President of Republic of the Congo Denis Sassou Nguesso has dismissed claims that China spied on the African Union (A.U.).
In an article published in late January, French newspaper Le Monde reported that data from computers in the African Union headquarters had been transferred nightly to Chinese servers for five years.
Quoting anonymous sources, the article went on to say that the hack was discovered a year ago, prompting a change in the African Union’s IT systems, including computer servers.
Nguesso, in an interview with Xinhua, termed the allegations as “ridiculous.”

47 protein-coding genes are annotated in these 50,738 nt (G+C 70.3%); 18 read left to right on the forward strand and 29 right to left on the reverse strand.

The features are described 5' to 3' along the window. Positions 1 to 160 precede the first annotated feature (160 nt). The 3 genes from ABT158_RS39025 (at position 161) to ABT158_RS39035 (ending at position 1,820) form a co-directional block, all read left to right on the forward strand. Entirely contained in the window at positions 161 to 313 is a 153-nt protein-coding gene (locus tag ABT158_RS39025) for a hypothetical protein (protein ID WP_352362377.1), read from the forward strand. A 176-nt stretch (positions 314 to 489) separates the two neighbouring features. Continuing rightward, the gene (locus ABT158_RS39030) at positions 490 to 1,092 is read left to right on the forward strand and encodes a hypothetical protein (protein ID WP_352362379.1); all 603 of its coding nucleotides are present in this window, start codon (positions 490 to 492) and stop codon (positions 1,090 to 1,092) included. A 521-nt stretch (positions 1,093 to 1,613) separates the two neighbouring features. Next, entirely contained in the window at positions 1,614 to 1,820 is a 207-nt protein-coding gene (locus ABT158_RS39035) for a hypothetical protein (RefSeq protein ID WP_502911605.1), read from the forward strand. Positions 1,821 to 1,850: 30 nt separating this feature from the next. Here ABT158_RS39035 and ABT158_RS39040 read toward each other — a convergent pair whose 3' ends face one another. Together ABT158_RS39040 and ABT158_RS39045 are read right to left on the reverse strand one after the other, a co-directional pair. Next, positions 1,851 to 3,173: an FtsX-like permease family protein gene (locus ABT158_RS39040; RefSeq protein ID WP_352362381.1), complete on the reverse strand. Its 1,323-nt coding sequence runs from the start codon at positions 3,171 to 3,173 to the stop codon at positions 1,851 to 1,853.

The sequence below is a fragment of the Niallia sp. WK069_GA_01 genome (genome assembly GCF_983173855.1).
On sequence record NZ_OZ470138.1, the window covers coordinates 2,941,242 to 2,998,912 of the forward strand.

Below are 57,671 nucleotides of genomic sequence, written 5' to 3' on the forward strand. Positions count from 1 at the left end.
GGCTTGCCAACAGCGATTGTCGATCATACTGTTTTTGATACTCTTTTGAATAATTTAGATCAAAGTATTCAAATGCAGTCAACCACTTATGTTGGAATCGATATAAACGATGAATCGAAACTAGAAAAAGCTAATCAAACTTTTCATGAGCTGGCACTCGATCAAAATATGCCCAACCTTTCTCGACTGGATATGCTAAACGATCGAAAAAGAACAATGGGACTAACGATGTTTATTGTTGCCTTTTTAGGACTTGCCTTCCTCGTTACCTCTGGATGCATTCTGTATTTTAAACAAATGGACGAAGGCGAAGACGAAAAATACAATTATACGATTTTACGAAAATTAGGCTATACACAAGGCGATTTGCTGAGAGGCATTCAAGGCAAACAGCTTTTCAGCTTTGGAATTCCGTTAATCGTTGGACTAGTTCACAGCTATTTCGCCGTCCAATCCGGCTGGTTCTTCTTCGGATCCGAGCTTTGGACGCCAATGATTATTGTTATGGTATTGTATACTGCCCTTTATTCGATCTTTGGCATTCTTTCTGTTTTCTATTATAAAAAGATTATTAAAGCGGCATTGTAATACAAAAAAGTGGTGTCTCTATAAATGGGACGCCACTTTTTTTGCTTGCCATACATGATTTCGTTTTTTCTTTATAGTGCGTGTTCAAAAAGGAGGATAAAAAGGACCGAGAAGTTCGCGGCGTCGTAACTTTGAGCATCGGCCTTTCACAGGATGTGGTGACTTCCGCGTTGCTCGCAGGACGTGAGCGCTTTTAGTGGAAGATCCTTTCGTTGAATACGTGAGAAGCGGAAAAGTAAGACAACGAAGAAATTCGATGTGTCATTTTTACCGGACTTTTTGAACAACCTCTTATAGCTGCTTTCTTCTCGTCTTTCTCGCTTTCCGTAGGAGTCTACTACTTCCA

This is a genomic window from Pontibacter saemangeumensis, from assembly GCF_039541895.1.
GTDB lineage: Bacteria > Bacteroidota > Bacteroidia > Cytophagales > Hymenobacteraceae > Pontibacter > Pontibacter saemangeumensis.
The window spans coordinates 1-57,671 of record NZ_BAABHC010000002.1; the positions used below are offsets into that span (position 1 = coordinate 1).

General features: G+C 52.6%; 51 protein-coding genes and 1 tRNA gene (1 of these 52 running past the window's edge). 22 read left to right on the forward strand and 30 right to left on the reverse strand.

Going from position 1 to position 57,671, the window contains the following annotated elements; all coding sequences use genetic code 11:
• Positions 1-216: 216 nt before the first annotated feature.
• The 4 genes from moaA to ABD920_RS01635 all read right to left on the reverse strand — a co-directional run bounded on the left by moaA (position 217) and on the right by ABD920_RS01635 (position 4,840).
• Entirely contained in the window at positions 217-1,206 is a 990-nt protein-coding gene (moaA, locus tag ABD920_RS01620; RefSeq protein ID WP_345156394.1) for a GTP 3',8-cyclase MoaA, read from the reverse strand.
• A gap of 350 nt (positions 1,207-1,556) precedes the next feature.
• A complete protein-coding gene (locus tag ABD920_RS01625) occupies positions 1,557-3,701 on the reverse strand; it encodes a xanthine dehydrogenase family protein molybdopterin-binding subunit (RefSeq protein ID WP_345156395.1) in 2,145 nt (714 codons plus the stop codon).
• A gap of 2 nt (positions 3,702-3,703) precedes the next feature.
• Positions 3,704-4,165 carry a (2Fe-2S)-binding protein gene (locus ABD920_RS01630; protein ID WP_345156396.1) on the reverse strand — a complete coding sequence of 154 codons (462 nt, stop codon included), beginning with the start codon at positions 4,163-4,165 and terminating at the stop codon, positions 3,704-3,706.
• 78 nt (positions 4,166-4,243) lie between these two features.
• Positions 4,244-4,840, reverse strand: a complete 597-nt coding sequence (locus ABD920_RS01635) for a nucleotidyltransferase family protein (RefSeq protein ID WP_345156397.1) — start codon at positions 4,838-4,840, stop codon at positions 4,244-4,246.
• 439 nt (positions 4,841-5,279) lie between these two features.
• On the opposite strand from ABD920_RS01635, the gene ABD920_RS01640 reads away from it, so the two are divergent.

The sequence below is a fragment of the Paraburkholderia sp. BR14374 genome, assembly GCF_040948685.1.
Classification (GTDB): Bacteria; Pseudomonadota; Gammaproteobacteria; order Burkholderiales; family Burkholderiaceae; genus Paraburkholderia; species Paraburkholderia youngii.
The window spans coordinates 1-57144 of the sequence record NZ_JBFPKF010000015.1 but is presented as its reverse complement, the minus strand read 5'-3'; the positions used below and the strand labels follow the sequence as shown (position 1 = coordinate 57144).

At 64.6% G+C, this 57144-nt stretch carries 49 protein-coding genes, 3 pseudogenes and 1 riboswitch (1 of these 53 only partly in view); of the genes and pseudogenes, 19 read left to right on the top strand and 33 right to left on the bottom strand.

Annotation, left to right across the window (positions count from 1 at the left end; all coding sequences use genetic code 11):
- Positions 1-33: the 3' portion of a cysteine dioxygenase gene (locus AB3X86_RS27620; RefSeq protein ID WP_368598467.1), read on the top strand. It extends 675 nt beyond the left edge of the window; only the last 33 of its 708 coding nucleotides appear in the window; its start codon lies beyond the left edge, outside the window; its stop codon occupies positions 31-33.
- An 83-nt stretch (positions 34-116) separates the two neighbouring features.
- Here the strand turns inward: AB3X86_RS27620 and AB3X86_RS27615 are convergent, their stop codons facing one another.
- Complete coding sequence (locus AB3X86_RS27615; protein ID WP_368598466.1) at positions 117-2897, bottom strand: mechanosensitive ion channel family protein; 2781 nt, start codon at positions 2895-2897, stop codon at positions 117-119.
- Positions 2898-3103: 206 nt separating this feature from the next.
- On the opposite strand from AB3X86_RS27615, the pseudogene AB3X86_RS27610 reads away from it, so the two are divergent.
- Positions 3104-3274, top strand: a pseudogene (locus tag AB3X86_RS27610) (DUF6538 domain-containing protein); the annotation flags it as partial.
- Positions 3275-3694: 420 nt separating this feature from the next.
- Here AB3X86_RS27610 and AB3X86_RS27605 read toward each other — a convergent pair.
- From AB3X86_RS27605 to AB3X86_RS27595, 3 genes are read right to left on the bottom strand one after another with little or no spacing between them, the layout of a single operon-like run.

His stance is similar to that of China’s ambassador to the AU, Kuang Weilin, Rwandese President Paul Kagame, A.U. Commission chairperson Moussa Faki Mahamat, among many other African leaders.
“According to some information we received, equipment came from different countries, not even from China, you can see how these news are fake and ridiculous,” Nguesso said.
Kagame last month said the report was completely fabricated.
“I don’t think spying is the specialty of the Chinese. We have spies all over the place in this world,” Kagame said. “But I will not have been worried about being spied on in this building.”
Beijing fully funded, the $200 million A.U. headquarters building in Addis Ababa, opened in a colorful ceremony held in 2012.
The building has stood tall in exhibiting Sino-African ties, which have strengthened significantly over the years.